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End of sand quarrying "will lead to construction delays and cost rises"

End of sand quarrying

Wednesday 25 August 2021

End of sand quarrying "will lead to construction delays and cost rises"

Wednesday 25 August 2021


The construction industry has said that the suspension of sand quarrying in the island will quickly cause it significant problems, leading to project delays and extra costs.

Yesterday, the only provider of building sand in Jersey – which is dug from St. Ouen’s Bay – announced that it was suspending excavation from 1 September because it had removed all of the sand it was allowed to under its current Government-issued licence.

Owner Jason Simon said that, although the five-year permit ran until the end of 2023, high demand from the construction industry had exhausted reserves quicker than expected.

He added that requests to Government to extend the licence to allow him to extract fresh reserves had been “ignored” despite there being “no credible, reliable or consistent replacement ready.”

That appears to the case, with construction heads now saying that reserves of sand and concrete would be quickly exhausted without fresh supply.

Martin Holmes, who chairs the Jersey Construction Council, said: “I am in discussion with both Government and Simon Sand at present to see if we can progress matters. Before commenting further, it is important that I have a clear understanding of the issues, in what I am aware is a long running and complex matter.”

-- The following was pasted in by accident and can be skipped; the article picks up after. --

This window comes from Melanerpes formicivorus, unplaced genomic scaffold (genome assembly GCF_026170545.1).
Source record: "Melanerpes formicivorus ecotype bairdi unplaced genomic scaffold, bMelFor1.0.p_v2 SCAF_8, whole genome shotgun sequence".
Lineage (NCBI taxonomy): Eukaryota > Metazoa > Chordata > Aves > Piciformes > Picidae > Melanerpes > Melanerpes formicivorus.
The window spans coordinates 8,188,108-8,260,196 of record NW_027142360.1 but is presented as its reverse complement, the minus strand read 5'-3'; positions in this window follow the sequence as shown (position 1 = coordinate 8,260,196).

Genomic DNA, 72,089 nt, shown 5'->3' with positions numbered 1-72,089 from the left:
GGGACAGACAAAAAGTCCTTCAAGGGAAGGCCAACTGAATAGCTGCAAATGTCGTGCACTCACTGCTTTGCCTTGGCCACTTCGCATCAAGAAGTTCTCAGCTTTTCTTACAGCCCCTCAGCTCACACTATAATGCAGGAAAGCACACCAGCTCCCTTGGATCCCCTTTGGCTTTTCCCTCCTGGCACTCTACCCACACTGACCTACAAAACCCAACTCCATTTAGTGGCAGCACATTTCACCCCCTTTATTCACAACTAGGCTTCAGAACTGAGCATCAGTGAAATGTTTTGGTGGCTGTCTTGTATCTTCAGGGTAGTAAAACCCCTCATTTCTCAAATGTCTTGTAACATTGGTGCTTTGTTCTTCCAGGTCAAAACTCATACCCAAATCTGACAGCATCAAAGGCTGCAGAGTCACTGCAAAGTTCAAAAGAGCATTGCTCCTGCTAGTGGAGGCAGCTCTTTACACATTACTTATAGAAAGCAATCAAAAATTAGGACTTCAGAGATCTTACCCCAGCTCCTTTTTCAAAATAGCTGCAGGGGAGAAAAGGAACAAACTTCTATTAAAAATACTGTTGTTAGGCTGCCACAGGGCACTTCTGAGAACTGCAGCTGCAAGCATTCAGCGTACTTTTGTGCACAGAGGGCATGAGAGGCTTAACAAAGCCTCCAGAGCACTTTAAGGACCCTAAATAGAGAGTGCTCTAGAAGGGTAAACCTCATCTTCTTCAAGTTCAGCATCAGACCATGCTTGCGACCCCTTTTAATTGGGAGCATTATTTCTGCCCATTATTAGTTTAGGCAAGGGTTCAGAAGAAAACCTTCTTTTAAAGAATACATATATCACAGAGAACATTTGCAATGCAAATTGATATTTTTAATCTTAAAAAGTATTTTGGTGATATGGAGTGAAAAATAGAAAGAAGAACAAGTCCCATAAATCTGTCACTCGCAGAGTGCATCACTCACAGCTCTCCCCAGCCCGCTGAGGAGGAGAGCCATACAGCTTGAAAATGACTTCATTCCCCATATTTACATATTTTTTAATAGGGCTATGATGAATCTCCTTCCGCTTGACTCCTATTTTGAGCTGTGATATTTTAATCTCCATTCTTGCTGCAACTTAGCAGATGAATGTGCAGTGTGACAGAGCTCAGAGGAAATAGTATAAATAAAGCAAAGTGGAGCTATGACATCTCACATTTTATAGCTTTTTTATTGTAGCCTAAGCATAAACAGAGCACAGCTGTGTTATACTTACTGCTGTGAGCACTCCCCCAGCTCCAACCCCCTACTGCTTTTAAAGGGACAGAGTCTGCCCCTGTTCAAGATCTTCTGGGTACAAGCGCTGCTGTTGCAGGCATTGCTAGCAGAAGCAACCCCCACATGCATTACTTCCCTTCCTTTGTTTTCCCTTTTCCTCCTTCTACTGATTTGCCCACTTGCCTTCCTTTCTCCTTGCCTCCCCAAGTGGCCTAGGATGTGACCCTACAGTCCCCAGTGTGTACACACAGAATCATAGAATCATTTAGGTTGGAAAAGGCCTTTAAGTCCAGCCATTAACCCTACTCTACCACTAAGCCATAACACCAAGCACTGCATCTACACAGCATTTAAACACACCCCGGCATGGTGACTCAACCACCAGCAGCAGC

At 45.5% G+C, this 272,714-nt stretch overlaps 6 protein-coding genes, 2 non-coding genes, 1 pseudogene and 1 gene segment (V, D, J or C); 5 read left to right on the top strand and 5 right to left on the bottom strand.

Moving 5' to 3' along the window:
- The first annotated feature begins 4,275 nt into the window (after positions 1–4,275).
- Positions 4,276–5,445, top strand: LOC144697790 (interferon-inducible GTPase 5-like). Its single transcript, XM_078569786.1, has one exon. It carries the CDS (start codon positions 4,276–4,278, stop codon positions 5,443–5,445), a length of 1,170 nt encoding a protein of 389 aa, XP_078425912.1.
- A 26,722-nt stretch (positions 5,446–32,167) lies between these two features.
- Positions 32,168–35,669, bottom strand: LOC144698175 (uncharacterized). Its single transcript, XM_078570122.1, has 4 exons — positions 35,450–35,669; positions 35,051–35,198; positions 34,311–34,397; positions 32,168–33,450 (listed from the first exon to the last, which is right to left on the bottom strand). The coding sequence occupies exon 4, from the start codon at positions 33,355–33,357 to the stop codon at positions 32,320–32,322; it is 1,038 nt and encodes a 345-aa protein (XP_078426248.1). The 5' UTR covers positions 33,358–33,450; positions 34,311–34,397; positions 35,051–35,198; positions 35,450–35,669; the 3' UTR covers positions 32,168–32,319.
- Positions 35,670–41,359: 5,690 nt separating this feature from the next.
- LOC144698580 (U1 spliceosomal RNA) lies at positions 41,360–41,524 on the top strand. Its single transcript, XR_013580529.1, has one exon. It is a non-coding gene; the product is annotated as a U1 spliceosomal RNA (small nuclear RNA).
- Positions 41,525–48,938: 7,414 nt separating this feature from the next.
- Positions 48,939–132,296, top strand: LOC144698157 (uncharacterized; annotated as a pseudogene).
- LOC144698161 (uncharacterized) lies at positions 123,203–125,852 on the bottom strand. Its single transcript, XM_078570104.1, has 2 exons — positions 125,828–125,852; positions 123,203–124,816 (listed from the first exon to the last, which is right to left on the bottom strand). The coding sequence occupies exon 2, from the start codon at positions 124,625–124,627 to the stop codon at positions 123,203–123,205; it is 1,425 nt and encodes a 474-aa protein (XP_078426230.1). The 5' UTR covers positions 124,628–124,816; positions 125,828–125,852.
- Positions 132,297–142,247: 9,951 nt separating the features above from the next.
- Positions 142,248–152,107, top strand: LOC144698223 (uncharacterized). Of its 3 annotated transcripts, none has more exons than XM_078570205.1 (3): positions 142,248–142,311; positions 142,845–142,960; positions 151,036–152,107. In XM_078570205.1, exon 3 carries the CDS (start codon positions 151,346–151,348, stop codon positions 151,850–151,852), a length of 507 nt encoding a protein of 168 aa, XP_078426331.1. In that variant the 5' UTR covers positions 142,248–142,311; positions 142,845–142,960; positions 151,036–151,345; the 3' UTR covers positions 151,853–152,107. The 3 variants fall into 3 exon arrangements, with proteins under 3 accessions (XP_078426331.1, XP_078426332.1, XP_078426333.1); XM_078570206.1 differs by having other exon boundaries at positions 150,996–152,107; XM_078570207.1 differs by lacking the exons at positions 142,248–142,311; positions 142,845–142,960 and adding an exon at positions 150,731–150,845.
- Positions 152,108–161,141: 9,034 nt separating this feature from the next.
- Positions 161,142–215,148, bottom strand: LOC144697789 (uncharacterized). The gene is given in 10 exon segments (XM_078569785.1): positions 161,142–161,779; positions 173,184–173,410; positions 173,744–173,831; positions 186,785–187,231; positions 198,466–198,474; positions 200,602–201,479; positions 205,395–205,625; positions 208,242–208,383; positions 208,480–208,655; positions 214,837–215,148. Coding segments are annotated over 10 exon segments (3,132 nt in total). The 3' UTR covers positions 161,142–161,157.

Pictured: The quarry in St. Ouen's Bay has produced a body of water as sand has been extracted (Credit: Google Maps).

However, Mr Holmes added: “Suspension of the primary source of an essential building material at such short notice will quickly cause significant programme and cost issues for the construction industry.”

The draft Island Plan, which has been shortened to a three-year period because of the pandemic, envisages the sand quarry closing by the end of 2023, with building sand then being created by washing inert waste, crushing rock down, and some being imported.

However, those alternative sources are not yet ready in sufficient quantities, leading the Island’s booming building industry to potentially be without one of its fundamental ingredients, at least in the short term.

Environment Minister Deputy John Young said that he understood that there were unextracted areas of sand within the Simon Sand’s current permit, so he was unsure why the suspension had been announced.

John-Young.jpg